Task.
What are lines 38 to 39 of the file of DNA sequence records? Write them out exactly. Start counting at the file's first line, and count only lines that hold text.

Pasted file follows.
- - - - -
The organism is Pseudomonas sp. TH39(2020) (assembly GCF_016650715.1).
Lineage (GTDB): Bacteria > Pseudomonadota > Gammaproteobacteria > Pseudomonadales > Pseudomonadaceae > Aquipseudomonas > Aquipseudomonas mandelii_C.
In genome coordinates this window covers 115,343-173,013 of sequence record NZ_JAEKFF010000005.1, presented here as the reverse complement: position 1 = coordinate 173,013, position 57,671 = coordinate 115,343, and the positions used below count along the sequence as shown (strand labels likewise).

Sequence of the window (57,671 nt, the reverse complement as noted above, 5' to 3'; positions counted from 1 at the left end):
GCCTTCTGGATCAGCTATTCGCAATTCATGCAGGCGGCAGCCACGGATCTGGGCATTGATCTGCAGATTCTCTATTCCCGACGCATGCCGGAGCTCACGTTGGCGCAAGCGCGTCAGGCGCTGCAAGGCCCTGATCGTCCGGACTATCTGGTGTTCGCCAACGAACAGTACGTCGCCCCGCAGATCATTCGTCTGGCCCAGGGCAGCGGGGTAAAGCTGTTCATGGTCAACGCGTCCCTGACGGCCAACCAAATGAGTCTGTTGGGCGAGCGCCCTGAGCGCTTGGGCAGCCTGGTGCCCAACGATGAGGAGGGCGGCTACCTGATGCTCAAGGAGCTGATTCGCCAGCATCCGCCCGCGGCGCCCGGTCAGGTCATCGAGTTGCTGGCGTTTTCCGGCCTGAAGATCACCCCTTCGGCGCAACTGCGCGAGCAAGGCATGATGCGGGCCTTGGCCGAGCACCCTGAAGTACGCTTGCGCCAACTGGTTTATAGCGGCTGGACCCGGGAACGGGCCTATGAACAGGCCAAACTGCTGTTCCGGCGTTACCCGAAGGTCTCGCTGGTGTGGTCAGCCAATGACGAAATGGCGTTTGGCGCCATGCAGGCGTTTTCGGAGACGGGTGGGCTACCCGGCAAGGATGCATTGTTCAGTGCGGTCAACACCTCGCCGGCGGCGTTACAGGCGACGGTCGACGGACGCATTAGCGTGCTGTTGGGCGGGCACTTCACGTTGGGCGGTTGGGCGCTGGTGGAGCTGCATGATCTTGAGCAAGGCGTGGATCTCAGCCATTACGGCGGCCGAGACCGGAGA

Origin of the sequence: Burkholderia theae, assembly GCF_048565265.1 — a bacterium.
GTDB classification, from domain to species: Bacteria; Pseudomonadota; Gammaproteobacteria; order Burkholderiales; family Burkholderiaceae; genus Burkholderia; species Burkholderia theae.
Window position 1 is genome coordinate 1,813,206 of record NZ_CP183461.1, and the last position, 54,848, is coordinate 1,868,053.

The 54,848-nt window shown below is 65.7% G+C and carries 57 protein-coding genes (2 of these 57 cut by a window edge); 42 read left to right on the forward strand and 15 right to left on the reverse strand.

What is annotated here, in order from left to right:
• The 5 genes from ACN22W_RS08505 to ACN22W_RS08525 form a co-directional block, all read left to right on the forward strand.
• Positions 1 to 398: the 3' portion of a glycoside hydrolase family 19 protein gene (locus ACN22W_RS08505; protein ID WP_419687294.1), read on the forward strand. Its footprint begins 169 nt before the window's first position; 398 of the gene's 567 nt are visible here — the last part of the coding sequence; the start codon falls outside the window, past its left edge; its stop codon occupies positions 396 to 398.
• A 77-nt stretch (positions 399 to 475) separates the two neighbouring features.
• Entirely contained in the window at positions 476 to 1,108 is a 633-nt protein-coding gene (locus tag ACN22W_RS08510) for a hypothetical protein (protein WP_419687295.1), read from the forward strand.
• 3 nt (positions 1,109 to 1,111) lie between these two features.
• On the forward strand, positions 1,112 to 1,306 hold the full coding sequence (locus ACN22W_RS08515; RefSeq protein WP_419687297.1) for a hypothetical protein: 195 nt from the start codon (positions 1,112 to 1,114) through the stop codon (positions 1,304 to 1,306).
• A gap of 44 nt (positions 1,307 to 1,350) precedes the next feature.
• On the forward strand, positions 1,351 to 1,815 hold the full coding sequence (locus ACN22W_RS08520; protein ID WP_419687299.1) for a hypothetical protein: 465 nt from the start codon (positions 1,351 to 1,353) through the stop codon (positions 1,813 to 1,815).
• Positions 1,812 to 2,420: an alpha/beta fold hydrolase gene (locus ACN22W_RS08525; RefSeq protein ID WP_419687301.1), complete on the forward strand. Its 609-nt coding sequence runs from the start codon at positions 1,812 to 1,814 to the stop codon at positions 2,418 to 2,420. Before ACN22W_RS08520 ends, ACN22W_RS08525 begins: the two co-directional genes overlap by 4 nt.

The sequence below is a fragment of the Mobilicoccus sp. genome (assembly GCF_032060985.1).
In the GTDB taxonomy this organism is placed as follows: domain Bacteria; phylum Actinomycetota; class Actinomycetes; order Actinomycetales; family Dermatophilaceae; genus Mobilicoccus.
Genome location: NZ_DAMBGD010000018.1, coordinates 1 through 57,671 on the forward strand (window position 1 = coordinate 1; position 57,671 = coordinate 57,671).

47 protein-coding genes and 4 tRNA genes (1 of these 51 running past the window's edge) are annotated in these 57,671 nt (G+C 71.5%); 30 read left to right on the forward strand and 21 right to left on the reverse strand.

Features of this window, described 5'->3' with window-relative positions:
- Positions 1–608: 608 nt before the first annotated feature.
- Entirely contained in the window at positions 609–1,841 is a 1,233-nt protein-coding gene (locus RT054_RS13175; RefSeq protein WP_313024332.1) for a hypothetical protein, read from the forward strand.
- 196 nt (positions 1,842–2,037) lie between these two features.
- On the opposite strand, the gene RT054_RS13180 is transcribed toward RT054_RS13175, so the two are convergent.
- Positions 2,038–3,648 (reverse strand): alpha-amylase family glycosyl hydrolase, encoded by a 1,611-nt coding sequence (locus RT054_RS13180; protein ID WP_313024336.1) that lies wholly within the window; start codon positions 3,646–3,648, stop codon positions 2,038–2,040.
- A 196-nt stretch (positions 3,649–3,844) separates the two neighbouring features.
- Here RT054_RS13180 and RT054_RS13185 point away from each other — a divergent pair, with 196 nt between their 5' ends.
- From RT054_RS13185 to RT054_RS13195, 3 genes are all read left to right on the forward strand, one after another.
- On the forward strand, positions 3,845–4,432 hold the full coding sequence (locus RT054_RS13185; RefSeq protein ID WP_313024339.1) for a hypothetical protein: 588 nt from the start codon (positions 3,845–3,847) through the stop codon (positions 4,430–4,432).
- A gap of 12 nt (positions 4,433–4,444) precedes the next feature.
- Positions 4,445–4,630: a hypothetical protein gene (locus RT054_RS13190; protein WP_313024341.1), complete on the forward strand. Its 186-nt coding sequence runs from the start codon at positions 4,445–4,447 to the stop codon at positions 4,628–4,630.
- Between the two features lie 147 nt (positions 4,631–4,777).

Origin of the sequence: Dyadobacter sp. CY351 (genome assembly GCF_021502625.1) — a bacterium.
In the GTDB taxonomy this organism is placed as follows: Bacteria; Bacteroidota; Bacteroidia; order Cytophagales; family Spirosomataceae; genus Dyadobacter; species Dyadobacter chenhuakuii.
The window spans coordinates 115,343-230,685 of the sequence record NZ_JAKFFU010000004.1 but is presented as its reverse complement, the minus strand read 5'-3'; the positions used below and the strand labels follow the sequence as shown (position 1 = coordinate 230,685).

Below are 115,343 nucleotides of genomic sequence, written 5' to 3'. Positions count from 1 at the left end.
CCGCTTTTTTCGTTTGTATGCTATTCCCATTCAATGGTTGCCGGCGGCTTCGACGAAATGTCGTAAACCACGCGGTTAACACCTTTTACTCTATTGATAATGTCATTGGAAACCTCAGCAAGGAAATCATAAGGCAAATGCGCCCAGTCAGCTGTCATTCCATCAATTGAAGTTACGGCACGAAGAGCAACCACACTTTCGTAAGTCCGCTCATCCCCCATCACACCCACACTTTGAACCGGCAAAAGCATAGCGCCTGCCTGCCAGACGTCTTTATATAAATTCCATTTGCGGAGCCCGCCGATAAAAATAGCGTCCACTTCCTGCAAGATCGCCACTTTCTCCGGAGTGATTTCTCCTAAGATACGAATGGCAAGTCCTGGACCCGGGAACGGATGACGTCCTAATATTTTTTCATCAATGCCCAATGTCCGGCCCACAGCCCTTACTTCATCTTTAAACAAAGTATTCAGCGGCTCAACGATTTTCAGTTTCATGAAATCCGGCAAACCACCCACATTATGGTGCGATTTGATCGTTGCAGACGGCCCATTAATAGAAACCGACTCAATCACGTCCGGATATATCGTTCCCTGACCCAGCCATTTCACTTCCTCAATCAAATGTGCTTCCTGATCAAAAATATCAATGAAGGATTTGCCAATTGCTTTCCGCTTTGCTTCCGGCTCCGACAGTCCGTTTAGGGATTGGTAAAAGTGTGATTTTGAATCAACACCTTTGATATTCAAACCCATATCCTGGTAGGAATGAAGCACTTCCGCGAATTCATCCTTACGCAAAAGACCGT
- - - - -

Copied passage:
In the GTDB taxonomy this organism is placed as follows: Bacteria; Bacteroidota; Bacteroidia; order Cytophagales; family Spirosomataceae; genus Dyadobacter; species Dyadobacter chenhuakuii.
The window spans coordinates 115,343-230,685 of the sequence record NZ_JAKFFU010000004.1 but is presented as its reverse complement, the minus strand read 5'-3'; the positions used below and the strand labels follow the sequence as shown (position 1 = coordinate 230,685).